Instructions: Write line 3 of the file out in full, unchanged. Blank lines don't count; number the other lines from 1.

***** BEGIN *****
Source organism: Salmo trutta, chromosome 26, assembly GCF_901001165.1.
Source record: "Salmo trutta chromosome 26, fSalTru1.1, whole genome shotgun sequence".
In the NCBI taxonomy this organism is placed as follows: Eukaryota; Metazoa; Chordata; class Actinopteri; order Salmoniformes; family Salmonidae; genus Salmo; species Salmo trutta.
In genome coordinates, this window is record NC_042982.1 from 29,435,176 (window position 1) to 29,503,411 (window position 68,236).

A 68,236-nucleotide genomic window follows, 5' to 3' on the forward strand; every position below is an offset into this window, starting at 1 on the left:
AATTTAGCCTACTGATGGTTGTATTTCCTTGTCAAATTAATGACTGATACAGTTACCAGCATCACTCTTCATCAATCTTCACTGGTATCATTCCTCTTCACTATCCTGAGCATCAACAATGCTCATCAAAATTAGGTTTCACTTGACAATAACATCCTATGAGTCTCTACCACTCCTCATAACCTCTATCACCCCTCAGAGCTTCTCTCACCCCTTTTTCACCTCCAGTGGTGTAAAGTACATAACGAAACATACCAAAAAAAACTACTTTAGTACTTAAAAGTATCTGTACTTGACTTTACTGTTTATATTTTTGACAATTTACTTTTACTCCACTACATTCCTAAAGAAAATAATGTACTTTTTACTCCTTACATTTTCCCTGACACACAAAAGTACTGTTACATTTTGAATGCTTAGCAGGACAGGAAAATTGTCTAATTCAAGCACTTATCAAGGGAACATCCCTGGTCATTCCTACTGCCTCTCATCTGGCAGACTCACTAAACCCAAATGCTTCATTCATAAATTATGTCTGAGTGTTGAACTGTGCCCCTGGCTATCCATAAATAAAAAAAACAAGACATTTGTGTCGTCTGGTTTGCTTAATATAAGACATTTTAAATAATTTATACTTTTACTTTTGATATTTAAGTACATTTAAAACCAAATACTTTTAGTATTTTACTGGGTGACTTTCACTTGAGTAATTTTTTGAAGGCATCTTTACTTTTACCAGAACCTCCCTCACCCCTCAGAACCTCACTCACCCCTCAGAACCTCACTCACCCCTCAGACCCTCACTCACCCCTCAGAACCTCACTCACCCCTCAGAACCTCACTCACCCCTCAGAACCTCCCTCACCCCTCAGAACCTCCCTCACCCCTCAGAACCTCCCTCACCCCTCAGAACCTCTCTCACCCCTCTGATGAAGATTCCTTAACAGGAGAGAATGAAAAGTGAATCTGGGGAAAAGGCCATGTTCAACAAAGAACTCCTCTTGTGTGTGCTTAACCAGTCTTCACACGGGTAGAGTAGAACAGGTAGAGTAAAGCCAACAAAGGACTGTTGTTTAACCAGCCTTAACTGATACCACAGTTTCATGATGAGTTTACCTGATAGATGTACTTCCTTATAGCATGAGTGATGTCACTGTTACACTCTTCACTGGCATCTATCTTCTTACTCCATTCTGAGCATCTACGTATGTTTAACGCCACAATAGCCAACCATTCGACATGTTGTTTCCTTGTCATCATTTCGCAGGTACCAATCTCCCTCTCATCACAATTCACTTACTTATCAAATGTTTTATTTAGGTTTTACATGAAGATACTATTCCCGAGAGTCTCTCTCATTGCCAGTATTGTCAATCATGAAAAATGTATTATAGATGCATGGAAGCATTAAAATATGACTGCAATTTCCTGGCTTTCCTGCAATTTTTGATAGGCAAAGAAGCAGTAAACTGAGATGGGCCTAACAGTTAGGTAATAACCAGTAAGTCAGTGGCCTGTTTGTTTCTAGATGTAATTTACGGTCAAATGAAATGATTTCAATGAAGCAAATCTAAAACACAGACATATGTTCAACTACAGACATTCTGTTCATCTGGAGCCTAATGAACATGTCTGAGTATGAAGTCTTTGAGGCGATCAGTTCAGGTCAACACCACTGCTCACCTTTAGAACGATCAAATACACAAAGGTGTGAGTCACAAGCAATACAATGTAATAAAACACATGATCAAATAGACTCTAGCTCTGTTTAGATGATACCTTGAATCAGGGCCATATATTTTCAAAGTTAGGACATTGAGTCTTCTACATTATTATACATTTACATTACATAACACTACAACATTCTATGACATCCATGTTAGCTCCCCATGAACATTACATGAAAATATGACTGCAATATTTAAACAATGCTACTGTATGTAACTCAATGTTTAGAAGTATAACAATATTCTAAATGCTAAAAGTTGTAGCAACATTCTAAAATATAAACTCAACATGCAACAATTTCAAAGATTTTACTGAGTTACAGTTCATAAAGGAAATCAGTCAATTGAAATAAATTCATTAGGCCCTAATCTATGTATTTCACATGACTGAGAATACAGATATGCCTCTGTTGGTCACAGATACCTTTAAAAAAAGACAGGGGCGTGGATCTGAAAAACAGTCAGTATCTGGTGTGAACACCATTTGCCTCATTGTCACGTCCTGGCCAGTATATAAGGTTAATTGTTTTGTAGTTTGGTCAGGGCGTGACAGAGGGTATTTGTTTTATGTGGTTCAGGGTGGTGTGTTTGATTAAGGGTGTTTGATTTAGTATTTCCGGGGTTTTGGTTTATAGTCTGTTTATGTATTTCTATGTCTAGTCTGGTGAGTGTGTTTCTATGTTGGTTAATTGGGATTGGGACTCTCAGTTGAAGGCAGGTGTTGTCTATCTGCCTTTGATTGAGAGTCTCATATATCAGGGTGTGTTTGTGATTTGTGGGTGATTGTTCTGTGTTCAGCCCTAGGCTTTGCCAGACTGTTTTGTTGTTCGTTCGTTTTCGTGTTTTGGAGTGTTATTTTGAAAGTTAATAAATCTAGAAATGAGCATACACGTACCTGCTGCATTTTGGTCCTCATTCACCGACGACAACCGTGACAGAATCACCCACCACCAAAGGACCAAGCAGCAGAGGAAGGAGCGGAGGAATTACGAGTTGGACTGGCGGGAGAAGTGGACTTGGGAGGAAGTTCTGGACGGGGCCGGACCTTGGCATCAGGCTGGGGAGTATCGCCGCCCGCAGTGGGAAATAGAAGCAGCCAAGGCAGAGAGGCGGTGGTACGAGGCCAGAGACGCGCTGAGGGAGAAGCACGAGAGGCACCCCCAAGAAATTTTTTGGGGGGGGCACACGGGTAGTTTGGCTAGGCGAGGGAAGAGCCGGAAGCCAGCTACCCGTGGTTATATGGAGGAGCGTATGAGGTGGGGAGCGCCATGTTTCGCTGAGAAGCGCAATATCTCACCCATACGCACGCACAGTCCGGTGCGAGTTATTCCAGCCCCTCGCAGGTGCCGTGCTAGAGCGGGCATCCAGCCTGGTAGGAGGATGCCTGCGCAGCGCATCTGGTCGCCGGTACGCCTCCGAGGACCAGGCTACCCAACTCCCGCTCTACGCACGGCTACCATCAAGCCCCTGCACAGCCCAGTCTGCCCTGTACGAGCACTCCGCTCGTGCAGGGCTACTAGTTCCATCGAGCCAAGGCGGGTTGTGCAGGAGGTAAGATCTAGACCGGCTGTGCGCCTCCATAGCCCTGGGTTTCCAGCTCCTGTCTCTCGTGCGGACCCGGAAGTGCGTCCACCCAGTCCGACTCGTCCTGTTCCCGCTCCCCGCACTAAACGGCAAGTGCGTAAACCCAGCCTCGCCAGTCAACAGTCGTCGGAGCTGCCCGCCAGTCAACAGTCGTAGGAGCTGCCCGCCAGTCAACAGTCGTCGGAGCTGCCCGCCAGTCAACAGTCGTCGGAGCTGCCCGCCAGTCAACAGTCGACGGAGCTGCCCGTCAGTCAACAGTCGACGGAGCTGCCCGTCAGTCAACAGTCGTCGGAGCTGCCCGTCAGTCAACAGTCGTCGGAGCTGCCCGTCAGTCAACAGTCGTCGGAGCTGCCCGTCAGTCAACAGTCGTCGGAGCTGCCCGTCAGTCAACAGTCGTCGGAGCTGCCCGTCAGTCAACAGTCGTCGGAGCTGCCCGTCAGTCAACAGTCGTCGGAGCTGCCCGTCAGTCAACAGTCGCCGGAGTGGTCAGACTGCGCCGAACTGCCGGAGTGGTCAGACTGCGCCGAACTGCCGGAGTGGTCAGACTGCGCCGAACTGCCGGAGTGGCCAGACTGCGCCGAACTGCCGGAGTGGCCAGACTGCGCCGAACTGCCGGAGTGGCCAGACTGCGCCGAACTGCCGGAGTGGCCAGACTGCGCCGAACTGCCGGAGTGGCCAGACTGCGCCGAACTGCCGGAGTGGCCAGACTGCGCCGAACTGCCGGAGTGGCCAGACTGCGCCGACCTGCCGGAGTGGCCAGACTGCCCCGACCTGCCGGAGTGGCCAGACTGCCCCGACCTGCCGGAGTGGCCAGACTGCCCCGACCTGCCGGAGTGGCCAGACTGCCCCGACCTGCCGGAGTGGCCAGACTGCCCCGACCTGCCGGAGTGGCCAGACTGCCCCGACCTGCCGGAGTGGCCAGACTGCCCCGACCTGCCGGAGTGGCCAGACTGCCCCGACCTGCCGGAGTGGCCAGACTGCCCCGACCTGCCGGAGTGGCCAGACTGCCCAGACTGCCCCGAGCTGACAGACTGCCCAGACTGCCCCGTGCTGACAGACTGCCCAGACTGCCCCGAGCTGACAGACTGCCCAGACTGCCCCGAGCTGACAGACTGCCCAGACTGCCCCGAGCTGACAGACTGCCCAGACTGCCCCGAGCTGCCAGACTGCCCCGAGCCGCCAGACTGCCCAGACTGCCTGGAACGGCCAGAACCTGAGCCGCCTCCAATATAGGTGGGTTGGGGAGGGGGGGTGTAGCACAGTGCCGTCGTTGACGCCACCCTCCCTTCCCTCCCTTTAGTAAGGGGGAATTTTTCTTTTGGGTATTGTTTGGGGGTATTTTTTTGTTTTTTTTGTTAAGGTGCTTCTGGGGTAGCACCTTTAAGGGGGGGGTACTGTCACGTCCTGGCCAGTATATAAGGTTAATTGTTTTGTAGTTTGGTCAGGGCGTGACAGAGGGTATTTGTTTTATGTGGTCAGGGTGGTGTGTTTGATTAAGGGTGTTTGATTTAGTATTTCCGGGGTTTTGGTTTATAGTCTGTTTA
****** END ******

In the NCBI taxonomy this organism is placed as follows: Eukaryota; Metazoa; Chordata; class Actinopteri; order Salmoniformes; family Salmonidae; genus Salmo; species Salmo trutta.